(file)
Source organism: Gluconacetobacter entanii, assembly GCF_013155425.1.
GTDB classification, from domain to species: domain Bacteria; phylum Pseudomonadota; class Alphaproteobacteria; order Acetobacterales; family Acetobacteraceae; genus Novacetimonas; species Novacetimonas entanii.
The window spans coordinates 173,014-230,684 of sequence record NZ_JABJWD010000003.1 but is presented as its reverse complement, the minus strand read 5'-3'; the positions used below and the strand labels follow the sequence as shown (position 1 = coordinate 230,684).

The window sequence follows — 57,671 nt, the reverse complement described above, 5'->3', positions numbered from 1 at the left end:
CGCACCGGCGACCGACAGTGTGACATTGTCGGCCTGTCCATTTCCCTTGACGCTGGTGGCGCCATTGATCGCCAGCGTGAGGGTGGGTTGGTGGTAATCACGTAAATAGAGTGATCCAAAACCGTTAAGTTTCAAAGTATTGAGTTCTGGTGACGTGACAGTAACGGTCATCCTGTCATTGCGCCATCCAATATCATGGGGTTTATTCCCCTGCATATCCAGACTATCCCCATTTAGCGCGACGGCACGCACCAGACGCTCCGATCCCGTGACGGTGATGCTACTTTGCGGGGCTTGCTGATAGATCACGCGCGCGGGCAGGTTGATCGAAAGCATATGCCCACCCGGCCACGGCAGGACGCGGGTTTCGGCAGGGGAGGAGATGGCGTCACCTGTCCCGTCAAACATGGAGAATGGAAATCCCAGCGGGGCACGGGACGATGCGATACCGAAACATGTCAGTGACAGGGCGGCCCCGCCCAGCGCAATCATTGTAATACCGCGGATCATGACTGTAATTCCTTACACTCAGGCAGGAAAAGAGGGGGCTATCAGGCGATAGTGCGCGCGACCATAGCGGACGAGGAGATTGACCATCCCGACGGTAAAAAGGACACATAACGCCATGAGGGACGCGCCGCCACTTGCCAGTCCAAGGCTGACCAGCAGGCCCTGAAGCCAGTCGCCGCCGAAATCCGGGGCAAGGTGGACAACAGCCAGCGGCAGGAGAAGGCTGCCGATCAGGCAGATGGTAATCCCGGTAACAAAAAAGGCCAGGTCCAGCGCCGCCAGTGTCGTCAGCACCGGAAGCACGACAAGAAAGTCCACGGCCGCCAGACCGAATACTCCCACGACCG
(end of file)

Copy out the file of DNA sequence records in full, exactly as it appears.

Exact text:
Source organism: Gluconacetobacter entanii, assembly GCF_013155425.1.
GTDB classification, from domain to species: domain Bacteria; phylum Pseudomonadota; class Alphaproteobacteria; order Acetobacterales; family Acetobacteraceae; genus Novacetimonas; species Novacetimonas entanii.
The window spans coordinates 173,014-230,684 of sequence record NZ_JABJWD010000003.1 but is presented as its reverse complement, the minus strand read 5'-3'; the positions used below and the strand labels follow the sequence as shown (position 1 = coordinate 230,684).

The window sequence follows — 57,671 nt, the reverse complement described above, 5'->3', positions numbered from 1 at the left end:
CGCACCGGCGACCGACAGTGTGACATTGTCGGCCTGTCCATTTCCCTTGACGCTGGTGGCGCCATTGATCGCCAGCGTGAGGGTGGGTTGGTGGTAATCACGTAAATAGAGTGATCCAAAACCGTTAAGTTTCAAAGTATTGAGTTCTGGTGACGTGACAGTAACGGTCATCCTGTCATTGCGCCATCCAATATCATGGGGTTTATTCCCCTGCATATCCAGACTATCCCCATTTAGCGCGACGGCACGCACCAGACGCTCCGATCCCGTGACGGTGATGCTACTTTGCGGGGCTTGCTGATAGATCACGCGCGCGGGCAGGTTGATCGAAAGCATATGCCCACCCGGCCACGGCAGGACGCGGGTTTCGGCAGGGGAGGAGATGGCGTCACCTGTCCCGTCAAACATGGAGAATGGAAATCCCAGCGGGGCACGGGACGATGCGATACCGAAACATGTCAGTGACAGGGCGGCCCCGCCCAGCGCAATCATTGTAATACCGCGGATCATGACTGTAATTCCTTACACTCAGGCAGGAAAAGAGGGGGCTATCAGGCGATAGTGCGCGCGACCATAGCGGACGAGGAGATTGACCATCCCGACGGTAAAAAGGACACATAACGCCATGAGGGACGCGCCGCCACTTGCCAGTCCAAGGCTGACCAGCAGGCCCTGAAGCCAGTCGCCGCCGAAATCCGGGGCAAGGTGGACAACAGCCAGCGGCAGGAGAAGGCTGCCGATCAGGCAGATGGTAATCCCGGTAACAAAAAAGGCCAGGTCCAGCGCCGCCAGTGTCGTCAGCACCGGAAGCACGACAAGAAAGTCCACGGCCGCCAGACCGAATACTCCCACGACCG